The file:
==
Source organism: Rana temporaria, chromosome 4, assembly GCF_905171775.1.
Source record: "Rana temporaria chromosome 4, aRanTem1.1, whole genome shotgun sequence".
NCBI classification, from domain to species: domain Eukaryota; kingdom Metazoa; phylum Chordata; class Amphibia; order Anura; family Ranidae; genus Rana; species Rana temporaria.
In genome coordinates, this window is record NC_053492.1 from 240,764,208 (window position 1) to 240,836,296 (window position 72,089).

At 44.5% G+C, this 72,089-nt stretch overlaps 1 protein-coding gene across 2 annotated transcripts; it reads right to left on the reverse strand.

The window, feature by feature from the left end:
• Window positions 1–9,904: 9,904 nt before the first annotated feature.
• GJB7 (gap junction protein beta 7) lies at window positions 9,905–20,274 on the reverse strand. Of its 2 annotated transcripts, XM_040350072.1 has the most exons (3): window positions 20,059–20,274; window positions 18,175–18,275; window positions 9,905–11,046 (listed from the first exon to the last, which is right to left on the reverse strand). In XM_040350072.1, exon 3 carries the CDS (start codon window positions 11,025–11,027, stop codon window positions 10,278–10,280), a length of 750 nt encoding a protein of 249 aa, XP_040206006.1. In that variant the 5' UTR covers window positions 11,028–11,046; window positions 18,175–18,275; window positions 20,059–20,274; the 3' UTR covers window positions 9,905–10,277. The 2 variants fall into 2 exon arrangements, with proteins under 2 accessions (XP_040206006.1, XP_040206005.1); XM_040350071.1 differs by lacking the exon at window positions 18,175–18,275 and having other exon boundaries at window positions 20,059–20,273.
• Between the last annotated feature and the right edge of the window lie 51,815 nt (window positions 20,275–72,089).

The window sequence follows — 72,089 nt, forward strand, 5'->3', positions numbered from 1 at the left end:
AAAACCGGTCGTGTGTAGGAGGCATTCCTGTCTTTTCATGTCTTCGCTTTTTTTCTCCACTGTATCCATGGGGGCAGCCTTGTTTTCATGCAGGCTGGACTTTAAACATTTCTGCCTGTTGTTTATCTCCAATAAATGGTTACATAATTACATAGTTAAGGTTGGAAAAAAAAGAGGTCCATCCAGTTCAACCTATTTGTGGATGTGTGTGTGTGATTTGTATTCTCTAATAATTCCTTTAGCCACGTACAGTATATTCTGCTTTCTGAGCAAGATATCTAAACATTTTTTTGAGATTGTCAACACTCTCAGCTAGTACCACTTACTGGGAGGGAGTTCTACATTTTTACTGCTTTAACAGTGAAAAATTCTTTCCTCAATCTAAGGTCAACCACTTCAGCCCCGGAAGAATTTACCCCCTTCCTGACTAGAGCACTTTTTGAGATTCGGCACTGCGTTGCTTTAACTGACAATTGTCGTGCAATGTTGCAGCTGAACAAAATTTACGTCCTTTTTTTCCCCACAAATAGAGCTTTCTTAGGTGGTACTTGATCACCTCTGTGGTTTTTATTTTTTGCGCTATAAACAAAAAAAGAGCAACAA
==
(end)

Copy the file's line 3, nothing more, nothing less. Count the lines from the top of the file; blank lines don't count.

NCBI classification, from domain to species: domain Eukaryota; kingdom Metazoa; phylum Chordata; class Amphibia; order Anura; family Ranidae; genus Rana; species Rana temporaria.